Spamming of Usenet newsgroups actually pre-dates e-mail spam. The first widely recognized Usenet spam (though not the most famous) was posted on 18 January 1994 by Clarence L. Thomas IV, a sysadmin at Andrews University. Entitled "Global Alert for All: Jesus is Coming Soon", it was a fundamentalist religious tract claiming that "this world's history is coming to a climax." The newsgroup posting bot Serdar Argic also appeared in early 1994, posting tens of thousands of messages to various newsgroups, consisting of identical copies of a political screed relating to the Armenian Genocide.
The first "commercial" Usenet spam, and the one which is often (mistakenly) claimed to be the first Usenet spam of any sort, was an advertisement for legal services entitled "Green Card Lottery – Final One?". It was posted on April 12, 1994, by Arizona lawyers Laurence Canter and Martha Siegel, and hawked legal representation for United States immigrants seeking papers ("green cards").
Usenet convention defines spamming as "excessive multiple posting", that is, the repeated posting of a message (or substantially similar messages). During the early 1990s there was substantial controversy among Usenet system administrators (news admins) over the use of cancel messages to control spam. A "cancel message" is a directive to news servers to delete a posting, causing it to be inaccessible. Some regarded this as a bad precedent, leaning towards censorship, while others considered it a proper use of the available tools to control the growing spam problem.
A culture of neutrality towards content precluded defining spam on the basis of advertisement or commercial solicitations. The word "spam" was usually taken to mean "excessive multiple posting (EMP)", and other neologisms were coined for other abuses – such as "velveeta" (from the processed cheese product of that name) for "excessive cross-posting". A subset of spam was deemed "cancellable spam", for which it is considered justified to issue third-party cancel messages.
In the late 1990s, spam became used as a means of vandalising newsgroups, with malicious users committing acts of sporgery to make targeted newsgroups all but unreadable without heavily filtering. A prominent example occurred in alt.religion.scientology.
Prevalent in recent times is the MI-5 Persecution spam, which is well known across many newsgroups. These rambling postings often appear as clusters of twenty or more messages with varying subjects and content, but all related to Mike Corley's perceived surveillance of himself by MI5, the British intelligence agency. These rambling messages used to state the originator as MI5Victim@mi5.gov.uk. Lately (December 2007) the spammer has taken to altering the "from" address and subject line in an attempt to get past newsgroup "kill" filters. This UK-based spammer readily admits that he has mental illness in several of his postings. See also The Corley Conspiracy.
The prevalence of Usenet spam led to the development of the Breidbart Index as an objective measure of a message's "spamminess". The use of the BI and spam-detection software has led to Usenet being policed by anti-spam volunteers, who purge newsgroups of spam by sending cancels and filtering it out on the way into servers. This very active form of policing has meant that Usenet is a far less attractive target to spammers than it used to be, and most of the industrial-scale spammers have now moved into e-mail spam instead.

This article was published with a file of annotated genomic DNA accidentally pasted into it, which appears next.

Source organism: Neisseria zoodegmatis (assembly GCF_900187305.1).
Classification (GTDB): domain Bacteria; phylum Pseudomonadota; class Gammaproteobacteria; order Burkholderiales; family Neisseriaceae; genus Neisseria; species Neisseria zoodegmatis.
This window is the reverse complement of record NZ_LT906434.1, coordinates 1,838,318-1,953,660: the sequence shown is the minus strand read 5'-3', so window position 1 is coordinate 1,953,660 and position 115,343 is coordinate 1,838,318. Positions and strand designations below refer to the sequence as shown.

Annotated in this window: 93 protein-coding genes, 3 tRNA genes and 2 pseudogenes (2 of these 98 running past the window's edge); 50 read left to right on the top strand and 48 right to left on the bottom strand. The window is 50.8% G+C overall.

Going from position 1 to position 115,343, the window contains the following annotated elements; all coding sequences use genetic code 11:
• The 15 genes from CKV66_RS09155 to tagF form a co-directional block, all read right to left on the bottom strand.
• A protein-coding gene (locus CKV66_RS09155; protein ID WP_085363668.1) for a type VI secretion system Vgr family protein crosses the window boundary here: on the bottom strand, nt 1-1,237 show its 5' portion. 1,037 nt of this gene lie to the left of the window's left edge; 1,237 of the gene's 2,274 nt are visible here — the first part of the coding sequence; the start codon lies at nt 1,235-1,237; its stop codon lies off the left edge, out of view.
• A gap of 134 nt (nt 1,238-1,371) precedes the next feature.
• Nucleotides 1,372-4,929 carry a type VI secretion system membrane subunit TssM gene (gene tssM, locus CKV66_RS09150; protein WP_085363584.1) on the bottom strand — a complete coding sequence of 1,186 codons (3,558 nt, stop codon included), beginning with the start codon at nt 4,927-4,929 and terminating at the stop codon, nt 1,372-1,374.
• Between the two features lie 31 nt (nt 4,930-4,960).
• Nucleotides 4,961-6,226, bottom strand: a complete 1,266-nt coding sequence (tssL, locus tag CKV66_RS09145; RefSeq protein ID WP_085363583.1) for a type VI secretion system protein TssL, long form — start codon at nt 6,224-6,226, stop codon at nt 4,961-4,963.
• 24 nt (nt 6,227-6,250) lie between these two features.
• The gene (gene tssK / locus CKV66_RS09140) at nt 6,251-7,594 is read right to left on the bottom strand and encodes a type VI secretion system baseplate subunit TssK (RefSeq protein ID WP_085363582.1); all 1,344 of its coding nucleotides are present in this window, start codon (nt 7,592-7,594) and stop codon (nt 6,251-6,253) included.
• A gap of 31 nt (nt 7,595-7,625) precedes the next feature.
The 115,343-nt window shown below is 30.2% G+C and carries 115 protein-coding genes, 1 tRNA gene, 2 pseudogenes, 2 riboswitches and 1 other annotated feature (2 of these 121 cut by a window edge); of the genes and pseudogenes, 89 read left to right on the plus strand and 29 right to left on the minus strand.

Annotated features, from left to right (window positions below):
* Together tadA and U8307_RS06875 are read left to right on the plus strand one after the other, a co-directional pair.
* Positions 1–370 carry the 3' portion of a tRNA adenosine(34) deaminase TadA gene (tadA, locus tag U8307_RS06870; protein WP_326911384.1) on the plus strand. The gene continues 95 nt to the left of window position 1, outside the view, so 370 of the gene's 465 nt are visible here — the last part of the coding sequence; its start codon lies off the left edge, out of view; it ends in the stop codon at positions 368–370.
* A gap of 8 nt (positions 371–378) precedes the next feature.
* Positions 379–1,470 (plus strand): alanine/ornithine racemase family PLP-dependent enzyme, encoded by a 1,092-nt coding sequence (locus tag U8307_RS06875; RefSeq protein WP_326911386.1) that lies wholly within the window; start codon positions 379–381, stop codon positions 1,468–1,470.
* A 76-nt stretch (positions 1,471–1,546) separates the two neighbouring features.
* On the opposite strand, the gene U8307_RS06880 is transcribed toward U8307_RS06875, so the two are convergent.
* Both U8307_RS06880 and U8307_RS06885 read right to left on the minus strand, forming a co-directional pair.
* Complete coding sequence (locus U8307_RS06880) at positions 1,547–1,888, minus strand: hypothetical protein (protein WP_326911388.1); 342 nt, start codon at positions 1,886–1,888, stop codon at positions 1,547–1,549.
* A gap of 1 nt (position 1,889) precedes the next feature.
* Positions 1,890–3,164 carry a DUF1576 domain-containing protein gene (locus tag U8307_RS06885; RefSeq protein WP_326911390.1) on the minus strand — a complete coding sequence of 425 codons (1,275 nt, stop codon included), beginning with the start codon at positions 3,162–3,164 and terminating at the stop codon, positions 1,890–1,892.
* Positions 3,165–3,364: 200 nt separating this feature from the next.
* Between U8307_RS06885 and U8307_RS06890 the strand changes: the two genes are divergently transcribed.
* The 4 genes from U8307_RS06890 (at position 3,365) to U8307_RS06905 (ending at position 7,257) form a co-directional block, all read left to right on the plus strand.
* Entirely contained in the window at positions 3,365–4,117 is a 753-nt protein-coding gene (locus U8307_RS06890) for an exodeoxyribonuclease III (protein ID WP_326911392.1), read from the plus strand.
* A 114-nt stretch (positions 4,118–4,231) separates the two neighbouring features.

Google Usenet News Archive
Unfortunately, the advent of the large Usenet archive kept as part of the Google Groups website, has made Usenet more attractive to spammers than ever. The goal in this case is not just to reach the members of a newsgroup, but to also take advantage of the fact that Google gives a higher pagerank to websites that are referred to by these messages, which are catalogued and mirrored in multiple languages at Google's top-level domain. Critics[who?] have suggested that Google has ulterior motives for "turning a blind eye" to the problem since the websites being pointed to use Google ads, which potentially generate revenue for both the spammer AND Google. The spam is extremely unfair to the companies paying Google and the spammer for an ad-click, as the most prevalent current spam (2010) is trying to trick readers into clicking on web ads by referring to them as images and saying that a link is hidden in them "due to high sex content" or that a link hidden in the image (Google ad) will take them to a "PayPal form" that will give them money.
While most newsreaders filter the spam at either the server or user level, Google does not filter spam out of its Usenet News archive. Google does, however, offer spam filtering for groups that decide to abandon Usenet and form a moderated Google Group, which gives another reason why Google would turn a blind eye to spam in its archive of Usenet News.
- Templeton, Brad. "Origin of the term "spam" to mean net abuse". Retrieved 11 July 2006.
- "20 Year Archive on Google Groups". Google. 2003. Retrieved 11 July 2006.
- "History of Spam". Mailmsg.com. Archived from the original on 26 March 2006. Retrieved 11 July 2006.
- "velveeta" from The Jargon File 4.4.7
- FAQ: Current Usenet spam thresholds and guidelines at faqs.org